Child psychologist John Rosemond explores
Question: We have a 5-year-old who obsesses about dying. This has been going on for six months, ever since a child in the neighborhood died of a congenital genetic condition. Our son knew the boy and has been fearful of dying ever since. This is causing him lots of anxiety during the day and he is unable to go to sleep at night unless one of us is with him. We took him to a therapist but after four sessions we saw no improvement so we stopped that. We have explained, over and over again, the difference between himself – very healthy – and the child who passed away, but nothing we say makes a difference. We’re hoping you have some good advice for us.
Answer: It may seem counterintuitive, but the more parents talk to children about irrational fears, the worse the fears become. Another way of saying the same thing: Logic is lost on a child who is thinking illogically.
You have no doubt said all there is to say about your son’s fear of dying. At this point, you are merely repeating yourselves. Plus, YOU’RE anxious. Parents cannot hide anxiety from an intuitively brilliant child, and “intuitively brilliant” describes nearly all children. As your respective anxieties ping-pong back and forth, they increase. As his anxieties worsen, so do yours, and vice versa.
You are the adults. You are the only party who can end this deteriorating feedback loop. To do so, stop talking. Sit down with your son and tell him that you’ve said all you can say about the reason the boy in question died and why his death is in no way relevant to your son.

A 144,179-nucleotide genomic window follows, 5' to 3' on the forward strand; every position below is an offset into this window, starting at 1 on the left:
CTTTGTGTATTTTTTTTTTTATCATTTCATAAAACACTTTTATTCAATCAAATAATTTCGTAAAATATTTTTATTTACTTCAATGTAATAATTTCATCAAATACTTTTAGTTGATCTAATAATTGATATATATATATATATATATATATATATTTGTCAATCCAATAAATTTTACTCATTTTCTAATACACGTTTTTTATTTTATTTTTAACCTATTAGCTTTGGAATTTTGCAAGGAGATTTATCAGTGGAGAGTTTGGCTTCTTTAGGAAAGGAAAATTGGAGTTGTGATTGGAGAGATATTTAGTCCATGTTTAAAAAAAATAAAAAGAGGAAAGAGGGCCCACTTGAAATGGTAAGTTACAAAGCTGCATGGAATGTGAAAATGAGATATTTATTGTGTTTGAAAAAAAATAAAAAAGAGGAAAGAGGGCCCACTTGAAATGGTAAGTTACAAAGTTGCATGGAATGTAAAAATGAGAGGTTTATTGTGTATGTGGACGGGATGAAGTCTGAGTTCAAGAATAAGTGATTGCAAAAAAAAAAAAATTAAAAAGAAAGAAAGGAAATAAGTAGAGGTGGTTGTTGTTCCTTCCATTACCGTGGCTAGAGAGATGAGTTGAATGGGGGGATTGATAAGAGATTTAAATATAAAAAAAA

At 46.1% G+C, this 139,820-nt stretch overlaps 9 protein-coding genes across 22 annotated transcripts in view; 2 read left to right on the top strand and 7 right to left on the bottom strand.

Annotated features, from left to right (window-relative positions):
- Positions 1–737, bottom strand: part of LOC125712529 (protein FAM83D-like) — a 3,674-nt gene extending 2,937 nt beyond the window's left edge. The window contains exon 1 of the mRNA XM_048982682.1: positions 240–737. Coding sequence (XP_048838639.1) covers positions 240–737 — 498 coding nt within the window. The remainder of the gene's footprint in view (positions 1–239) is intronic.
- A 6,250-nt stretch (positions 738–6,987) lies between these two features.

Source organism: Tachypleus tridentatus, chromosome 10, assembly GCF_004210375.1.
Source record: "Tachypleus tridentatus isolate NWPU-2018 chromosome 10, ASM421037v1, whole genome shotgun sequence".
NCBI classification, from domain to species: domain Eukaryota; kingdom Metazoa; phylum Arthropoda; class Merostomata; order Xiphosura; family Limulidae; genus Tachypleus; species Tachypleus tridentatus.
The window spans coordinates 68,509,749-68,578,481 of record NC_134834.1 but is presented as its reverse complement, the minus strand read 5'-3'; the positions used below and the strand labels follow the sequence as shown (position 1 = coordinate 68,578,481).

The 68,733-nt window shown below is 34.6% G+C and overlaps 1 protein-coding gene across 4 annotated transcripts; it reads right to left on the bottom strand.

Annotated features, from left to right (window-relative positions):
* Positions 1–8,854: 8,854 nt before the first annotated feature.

Say something along these lines: “We’ve said all we can think of to say. Obviously, the things we’ve said haven’t helped you, so we’re not saying anything more. Even if you want to talk about dying, we’re not going to talk. We’re simply going to say, ‘Remember? We’re not saying anything more about that.’ If that makes you cry, so be it. You can go to your room and cry all you want, but crying is not going to change our minds. You’re going to have to figure out some way to stop thinking these thoughts. Play with your favorite toy or something. You’re a smart kid and we know you can do this.”
If you stick to your guns – and believe me, it’s going to be tough – then his fears should begin to subside within a couple of weeks. In the meantime, continue to sit with him until he goes to sleep, but do not get into bed with him.
When you feel comfortable doing so – this, too, will be intuitive – tell your son that you’ve spoken with a doctor who has told you that he needs to go to sleep on his own. The doctor has told you it’s OK to read him a bedtime story, but after the story and a kiss goodnight, you have to leave his room. If he feels like he needs to cry for a while to get to sleep, it’s perfectly okay. The important thing is that you leave and do not go back in there, no matter what. Keep in mind that there is no way your son is going to get over this and move on without some distress.
Why the doctor? Because invoking a third party whose authority your son already recognizes is going to hasten his “recovery.” The full explanation is complicated, so please, just take my word for it. The “doctor” told me to tell you that.
Visit family psychologist John Rosemond’s website at www.johnrosemond.com; readers may send him email at email@example.com; due to the volume of mail, not every question will be answered.